Nuke some green beans and dinner’s ready.

Tomorrow we take a break from cooking (well, almost). Our friends Mike and Melissa on s/v Tortue are throwing their annual St. Patrick’s Day dock party complete with corned beef and cabbage and Jameson’s Irish whiskey. We’ll do the CB & C but I believe we’ll take a pass on the Jameson’s. As Roger Clyne says, “With all due respect and deference, tequila is (our) preference”. Lulu is going to make some Queso Cookies for appetizers. That’ll be another recipe we’ve never tried before.

So, now you know it’s not all about tacos and ceviche all the time down here. We’re quite well-rounded (and, if I’m not careful, I’ll get even better-rounded). Now, who’s up for some spotted dick?


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About sryoder

Steve & Lulu... retired. Had enough of the cold wet dreary fall/winter/spring in the Pacific Northwest. Bought a boat, fixed it up, sold our home and sailed to Mexico in November, 2010. Been here ever since except for occasional forays to the States (summer only, thank you) to visit the kids, parents and siblings. If you're looking for a sailing blog, this is the wrong place. This is a traveling, hunkering in, eating blog. Sailing is just how we get from place to place when we can't walk.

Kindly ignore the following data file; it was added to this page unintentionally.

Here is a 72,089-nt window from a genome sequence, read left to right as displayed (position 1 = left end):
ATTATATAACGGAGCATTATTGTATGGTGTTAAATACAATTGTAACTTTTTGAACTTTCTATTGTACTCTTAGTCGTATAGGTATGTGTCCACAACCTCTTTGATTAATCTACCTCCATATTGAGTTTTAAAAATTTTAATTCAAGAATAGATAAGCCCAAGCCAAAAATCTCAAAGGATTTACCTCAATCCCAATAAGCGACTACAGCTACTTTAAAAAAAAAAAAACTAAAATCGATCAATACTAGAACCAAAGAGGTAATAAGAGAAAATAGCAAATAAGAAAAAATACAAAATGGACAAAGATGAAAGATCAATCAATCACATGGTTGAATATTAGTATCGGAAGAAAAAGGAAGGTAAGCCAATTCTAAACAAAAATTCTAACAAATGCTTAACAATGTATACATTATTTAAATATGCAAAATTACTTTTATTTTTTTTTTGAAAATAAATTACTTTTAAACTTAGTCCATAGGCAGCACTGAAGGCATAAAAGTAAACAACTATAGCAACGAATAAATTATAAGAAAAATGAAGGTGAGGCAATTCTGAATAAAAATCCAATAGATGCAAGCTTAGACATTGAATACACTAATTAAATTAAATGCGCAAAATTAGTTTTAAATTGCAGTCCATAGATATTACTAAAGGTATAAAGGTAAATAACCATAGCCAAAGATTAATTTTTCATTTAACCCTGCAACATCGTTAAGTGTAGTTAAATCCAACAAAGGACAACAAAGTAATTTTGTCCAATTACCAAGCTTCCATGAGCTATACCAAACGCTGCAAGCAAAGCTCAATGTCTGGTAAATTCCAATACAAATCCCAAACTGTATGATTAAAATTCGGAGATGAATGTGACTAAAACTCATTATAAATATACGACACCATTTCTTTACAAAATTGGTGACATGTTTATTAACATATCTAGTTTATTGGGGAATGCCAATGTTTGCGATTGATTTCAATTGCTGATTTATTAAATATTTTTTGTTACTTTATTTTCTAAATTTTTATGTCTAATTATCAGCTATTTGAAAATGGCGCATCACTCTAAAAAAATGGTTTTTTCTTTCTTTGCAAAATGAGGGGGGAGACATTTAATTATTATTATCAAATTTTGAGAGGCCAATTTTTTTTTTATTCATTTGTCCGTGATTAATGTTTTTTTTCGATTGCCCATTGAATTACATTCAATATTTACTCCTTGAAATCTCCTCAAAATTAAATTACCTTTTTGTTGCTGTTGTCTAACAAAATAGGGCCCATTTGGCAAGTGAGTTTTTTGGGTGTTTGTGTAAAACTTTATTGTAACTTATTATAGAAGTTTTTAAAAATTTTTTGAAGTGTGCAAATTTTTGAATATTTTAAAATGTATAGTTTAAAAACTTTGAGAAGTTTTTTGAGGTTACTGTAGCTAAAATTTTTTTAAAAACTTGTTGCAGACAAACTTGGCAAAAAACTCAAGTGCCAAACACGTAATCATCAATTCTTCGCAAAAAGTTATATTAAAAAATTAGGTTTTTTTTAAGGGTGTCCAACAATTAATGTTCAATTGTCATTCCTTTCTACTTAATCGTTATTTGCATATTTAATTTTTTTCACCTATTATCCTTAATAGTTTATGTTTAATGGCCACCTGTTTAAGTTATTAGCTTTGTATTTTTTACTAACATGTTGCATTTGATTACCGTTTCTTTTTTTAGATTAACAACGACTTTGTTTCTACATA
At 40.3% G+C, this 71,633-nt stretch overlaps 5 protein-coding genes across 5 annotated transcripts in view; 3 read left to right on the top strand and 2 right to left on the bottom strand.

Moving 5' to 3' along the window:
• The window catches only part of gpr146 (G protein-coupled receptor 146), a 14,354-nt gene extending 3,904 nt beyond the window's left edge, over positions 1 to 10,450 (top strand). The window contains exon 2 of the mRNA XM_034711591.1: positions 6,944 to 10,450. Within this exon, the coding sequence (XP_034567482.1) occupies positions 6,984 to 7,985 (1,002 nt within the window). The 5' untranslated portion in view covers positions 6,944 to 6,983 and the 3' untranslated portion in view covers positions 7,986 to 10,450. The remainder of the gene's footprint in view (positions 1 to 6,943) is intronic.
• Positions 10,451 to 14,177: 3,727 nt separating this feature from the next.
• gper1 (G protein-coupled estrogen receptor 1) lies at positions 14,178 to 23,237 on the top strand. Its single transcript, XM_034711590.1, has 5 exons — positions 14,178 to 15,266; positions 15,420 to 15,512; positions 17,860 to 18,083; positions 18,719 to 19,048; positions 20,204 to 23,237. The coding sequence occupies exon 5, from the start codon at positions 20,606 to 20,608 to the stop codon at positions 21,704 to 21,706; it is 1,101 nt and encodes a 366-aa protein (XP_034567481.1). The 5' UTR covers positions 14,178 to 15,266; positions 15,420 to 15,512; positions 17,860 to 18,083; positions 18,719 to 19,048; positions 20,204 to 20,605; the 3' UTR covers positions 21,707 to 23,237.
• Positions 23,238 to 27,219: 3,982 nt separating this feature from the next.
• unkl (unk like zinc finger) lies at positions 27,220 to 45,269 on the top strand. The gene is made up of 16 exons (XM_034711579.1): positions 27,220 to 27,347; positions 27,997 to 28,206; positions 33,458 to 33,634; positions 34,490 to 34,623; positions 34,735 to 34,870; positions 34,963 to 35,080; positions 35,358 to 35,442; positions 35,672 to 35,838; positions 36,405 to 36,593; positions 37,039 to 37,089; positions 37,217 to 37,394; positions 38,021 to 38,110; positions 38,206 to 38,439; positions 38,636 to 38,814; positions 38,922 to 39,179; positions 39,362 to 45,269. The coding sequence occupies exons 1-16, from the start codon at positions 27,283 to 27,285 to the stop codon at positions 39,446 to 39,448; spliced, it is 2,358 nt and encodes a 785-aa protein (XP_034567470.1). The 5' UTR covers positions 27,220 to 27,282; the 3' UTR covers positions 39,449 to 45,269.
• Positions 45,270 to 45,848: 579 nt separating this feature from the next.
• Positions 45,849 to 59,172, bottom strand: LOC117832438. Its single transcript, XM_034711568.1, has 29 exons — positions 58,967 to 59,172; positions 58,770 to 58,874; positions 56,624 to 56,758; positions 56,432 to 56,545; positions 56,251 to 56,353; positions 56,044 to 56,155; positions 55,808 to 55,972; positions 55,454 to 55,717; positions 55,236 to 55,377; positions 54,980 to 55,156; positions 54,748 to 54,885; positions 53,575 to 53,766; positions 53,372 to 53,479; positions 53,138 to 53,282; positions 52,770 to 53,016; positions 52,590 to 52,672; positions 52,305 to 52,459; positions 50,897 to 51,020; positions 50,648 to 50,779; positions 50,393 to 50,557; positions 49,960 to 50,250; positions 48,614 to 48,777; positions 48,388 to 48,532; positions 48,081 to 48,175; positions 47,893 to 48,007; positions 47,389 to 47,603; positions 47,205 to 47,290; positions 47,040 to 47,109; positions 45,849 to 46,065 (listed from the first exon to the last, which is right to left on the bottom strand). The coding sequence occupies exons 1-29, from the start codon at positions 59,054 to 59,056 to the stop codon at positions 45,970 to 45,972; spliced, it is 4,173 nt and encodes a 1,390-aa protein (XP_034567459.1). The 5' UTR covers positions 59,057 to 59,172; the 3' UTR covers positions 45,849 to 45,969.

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13 Responses to 3/16/2012 – It’s not spotted dick, but still…

  1. Ken says:

    Debra refuses to make a first time dish and take it to a party or feed visitors. Works out really well for me as I get to chow down twice! (except for a dish she made with beets- I would rather drag my tongue in the dog’s kennel) Ken

    • sryoder says:

      Oh but trying out unproven recipes on unsuspecting folks who have to say something nice is half the fun.

      BTW, your last sentence paints an uncomfortably vivid mental picture. YECH!

  2. Dani says:

    Looks good indeed. I’ll pass on the spotted dick however. Glad you were able to find some sausage. In the upcoming episodes, maybe you could prepare some gumbo with it!

    I like your new blog and your “about me” at the end of each post makes me laugh.

    Don’t hold back Yoder!
    Dani

    • sryoder says:

      Although we make gumbo, I’d be embarrassed to blog about it after Tate’s photo treatise on your blog awhile ago. But we do love our gumbo. And, what with all the shrimp available down here, well, add some sausage and some chicken and next thing you know: GUMBO! You guys ever use filé powder in yours? We never have. Also, okra is impossible to find down here, at least so far.

      -Steve

      • Tate says:

        Love filé powder and love okra. never use them in the same gumbo though! If you use filé powder, just add it to the servings in the individual bowls, not the whole pot. I’m used to people that don’t know what gumbo is so I thought I’d share those tips.